The question remains, do you understand or are you clouded. Do not feel bad. Most people are clouded. Too often I find myself clouded, having to remember to breath deeply, recognizing and appreciating the simplicity of the breath to sustain life. You do it. Breath deeply and focus on only that. Continue doing that (breathing deeply) until all there is is the sounds and vibrations of breathing. If this is hard for you, calming yourself, don’t burden yourself with that thought. The idea is to begin. The act of beginning gives you a chance you didn’t have just a moment ago. Even with the noise of the world around us we can find peace and stillness, clearing the fog until all that remains is you, your breath, your life. From this state of calm comes focus and clarity. If you have never taken this pathway, it’s time. If you have journeyed this way before, please join me as we begin planting the world around us.
For too many years I believed that when you planted something there was value in that action. The developing growth of that plant would change the world. I still believe that as gospel, just with greater understanding. First, I no longer believe that the planting is the ultimate gaol. I am still on the pathway of discovering the ultimate goal. What I have learned is that NOTHING IS SET IN STONE. The choices are innumerable and changing directions is highly recommended along the way. No decision in gardening as in life has to be viewed as an ending. When the notion of concluding something creeps into the field, breathing becomes shallow, energy is sacrificed and expectations begin to taper. My new approach is based on choices that are constantly in motion with a plethora of opportunities to either redirect or drastically change the original choice. Gardens as they relate to our lives demonstrate parallels that I would love to explore and share with everyone.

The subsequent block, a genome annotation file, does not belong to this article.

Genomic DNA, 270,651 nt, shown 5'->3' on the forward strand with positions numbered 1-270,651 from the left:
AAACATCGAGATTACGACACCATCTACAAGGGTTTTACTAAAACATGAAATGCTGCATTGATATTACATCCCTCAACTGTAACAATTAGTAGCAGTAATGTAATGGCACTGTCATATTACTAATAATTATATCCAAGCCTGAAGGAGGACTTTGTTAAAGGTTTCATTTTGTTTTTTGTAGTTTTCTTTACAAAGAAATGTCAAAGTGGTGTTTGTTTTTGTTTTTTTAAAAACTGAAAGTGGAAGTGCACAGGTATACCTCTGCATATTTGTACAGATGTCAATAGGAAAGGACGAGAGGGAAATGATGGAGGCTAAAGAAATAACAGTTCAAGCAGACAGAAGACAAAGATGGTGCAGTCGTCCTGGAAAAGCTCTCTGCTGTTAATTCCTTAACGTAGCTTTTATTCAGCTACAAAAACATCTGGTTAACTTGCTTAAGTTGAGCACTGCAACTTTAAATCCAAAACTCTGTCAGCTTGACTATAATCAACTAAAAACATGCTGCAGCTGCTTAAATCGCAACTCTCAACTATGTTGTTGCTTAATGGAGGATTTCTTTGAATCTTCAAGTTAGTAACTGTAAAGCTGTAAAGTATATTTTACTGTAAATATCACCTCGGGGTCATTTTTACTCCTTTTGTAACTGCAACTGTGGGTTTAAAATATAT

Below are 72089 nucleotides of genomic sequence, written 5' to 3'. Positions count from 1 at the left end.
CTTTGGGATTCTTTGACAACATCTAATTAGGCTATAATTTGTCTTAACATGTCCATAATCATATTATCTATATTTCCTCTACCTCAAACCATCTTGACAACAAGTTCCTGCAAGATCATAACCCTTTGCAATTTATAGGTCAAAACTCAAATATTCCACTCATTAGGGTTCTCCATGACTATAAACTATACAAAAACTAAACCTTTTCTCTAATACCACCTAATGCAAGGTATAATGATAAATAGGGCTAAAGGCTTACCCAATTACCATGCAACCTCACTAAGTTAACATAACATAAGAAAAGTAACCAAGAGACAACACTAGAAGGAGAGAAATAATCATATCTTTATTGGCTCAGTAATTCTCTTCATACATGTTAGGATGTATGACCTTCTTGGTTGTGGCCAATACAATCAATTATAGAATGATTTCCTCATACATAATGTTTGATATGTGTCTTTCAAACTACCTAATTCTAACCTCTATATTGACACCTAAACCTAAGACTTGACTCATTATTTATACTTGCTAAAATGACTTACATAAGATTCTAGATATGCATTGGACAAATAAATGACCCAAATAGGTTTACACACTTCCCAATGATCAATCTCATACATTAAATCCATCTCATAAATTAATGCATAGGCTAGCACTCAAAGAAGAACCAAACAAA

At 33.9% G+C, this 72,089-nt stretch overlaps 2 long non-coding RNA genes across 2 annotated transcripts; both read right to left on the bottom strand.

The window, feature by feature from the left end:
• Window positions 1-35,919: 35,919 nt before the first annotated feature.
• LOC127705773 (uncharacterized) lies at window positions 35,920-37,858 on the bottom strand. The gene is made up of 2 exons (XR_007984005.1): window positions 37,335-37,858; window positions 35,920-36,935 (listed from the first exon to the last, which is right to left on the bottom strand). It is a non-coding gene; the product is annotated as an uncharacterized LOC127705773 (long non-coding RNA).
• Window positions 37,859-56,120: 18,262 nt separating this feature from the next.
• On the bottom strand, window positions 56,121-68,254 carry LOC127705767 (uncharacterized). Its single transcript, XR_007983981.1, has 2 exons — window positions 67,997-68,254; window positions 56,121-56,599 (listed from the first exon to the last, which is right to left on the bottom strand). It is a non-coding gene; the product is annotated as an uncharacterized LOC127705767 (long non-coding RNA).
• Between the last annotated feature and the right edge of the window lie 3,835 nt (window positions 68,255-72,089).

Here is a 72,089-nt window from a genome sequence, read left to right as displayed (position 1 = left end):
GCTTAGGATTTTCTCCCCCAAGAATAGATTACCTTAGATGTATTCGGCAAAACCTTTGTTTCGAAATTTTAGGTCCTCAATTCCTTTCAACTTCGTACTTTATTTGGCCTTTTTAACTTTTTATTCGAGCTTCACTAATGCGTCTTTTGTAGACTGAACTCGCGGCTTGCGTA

Right now all I can disclose is that as gardens and landscapes are neglected so to are the lives we live (health, relationships, ect.). My goal is to take everyone on a journey recognizing the neglect, choosing to be better and maintaining a life in motion. Cutting that first branch with expectations of how it will respond, the restoration of plants and life begin with reshaping , transforming and the acknowledgement of life’s value. The final demonstration of living well is after a healthy state has been regained. The process and practice of consistently managing and maintaining our plants, our lives must begin. The hardest thing I have ever done was to recognize how much I didn’t like the person I was. The same is true with a Cork Screw Willow I planted in the rear of my property 9 years ago that now needs extreme care to restore its value to the overall landscape. Now that I am finally saying it aloud and accepting my neglect in the landscape I need to begin taking action as I did with my life in 2010. I hope you will find your way back to my website and writing. There is so much life to practice and perfect.
Peace today, tomorrow, always.